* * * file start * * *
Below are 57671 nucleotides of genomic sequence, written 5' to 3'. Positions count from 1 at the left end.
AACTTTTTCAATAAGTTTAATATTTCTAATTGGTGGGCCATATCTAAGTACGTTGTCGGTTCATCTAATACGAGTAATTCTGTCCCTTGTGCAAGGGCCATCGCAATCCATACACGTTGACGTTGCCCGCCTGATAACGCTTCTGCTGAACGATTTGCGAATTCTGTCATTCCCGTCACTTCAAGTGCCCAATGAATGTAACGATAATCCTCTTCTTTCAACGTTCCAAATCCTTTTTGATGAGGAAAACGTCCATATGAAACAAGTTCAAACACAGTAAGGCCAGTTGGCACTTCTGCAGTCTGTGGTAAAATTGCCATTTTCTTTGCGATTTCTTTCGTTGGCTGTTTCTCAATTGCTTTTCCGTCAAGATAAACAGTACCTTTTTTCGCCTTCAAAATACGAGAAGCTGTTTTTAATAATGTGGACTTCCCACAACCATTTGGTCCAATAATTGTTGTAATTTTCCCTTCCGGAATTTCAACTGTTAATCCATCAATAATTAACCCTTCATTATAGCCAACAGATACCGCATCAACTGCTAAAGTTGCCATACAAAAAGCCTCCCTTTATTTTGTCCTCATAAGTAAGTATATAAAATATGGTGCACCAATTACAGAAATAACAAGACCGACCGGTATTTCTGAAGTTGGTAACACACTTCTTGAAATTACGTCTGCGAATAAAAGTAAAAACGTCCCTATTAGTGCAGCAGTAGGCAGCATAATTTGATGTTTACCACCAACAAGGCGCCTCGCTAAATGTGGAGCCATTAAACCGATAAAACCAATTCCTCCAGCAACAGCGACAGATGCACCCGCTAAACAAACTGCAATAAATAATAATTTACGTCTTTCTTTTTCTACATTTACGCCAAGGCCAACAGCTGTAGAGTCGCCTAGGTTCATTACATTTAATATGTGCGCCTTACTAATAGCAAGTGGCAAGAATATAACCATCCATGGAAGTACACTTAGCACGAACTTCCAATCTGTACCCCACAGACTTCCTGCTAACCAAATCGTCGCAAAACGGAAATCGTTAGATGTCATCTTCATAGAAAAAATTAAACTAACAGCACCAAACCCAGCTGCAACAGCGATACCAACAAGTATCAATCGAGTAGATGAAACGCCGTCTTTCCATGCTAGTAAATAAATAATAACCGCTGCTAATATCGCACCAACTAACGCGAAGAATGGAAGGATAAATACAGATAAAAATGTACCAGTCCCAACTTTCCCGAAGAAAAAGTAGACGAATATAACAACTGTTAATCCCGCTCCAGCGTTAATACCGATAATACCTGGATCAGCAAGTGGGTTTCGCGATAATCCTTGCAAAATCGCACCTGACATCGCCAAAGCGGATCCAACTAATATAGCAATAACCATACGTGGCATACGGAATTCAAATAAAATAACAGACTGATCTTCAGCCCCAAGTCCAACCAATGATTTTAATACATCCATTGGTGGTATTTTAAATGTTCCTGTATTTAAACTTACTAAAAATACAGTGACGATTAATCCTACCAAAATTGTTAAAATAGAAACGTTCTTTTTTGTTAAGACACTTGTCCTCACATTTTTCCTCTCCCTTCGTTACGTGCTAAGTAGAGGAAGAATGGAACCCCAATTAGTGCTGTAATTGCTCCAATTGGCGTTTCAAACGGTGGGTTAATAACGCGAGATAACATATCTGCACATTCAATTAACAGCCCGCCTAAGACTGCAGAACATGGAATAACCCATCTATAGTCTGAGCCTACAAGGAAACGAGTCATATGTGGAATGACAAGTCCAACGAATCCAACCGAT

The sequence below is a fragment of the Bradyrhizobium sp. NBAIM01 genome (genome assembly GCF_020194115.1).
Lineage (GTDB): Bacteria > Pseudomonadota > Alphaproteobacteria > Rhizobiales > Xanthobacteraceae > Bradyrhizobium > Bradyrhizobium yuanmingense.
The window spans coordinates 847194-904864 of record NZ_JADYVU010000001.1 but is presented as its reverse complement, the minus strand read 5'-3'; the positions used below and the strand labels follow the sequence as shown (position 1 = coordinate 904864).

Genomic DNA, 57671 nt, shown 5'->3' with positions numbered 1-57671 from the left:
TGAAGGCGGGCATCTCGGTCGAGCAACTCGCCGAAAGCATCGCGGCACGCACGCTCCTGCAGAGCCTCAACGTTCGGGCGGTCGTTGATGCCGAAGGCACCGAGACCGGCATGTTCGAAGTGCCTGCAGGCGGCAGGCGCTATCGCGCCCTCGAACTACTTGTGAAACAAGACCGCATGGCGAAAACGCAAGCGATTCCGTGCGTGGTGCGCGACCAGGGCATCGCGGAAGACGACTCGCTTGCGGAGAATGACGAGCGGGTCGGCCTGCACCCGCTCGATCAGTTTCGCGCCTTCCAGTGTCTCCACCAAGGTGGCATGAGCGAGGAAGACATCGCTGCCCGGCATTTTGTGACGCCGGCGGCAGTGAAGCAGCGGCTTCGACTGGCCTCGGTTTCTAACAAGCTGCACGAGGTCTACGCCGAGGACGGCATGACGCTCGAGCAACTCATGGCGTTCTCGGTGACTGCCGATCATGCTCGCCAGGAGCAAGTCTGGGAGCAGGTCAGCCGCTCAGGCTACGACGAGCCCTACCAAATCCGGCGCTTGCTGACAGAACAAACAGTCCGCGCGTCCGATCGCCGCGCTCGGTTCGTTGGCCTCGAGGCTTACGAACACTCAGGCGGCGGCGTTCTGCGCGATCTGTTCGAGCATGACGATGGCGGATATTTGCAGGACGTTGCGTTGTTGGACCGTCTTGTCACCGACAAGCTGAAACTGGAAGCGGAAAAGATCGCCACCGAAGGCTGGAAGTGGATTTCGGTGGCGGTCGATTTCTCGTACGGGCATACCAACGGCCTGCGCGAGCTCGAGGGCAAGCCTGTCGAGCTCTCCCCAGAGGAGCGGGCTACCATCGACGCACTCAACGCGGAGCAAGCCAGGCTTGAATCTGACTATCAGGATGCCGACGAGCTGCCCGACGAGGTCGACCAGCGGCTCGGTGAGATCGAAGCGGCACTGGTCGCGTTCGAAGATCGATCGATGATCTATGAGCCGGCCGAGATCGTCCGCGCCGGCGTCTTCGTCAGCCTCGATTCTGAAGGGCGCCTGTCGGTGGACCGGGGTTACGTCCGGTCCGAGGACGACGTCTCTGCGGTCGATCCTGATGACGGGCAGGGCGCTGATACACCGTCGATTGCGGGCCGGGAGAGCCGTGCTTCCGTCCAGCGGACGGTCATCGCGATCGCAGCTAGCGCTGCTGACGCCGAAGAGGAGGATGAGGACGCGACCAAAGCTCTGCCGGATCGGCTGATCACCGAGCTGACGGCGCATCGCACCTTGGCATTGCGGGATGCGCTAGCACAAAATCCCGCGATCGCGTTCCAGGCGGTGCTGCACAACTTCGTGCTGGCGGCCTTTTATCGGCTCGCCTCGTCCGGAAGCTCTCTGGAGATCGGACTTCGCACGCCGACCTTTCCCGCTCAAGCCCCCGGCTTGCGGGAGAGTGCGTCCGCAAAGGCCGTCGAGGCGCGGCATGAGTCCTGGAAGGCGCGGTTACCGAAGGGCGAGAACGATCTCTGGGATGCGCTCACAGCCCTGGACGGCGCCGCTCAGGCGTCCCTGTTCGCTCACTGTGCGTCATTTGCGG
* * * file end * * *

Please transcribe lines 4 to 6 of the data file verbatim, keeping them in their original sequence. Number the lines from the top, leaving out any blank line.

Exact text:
Lineage (GTDB): Bacteria > Pseudomonadota > Alphaproteobacteria > Rhizobiales > Xanthobacteraceae > Bradyrhizobium > Bradyrhizobium yuanmingense.
The window spans coordinates 847194-904864 of record NZ_JADYVU010000001.1 but is presented as its reverse complement, the minus strand read 5'-3'; the positions used below and the strand labels follow the sequence as shown (position 1 = coordinate 904864).

Genomic DNA, 57671 nt, shown 5'->3' with positions numbered 1-57671 from the left: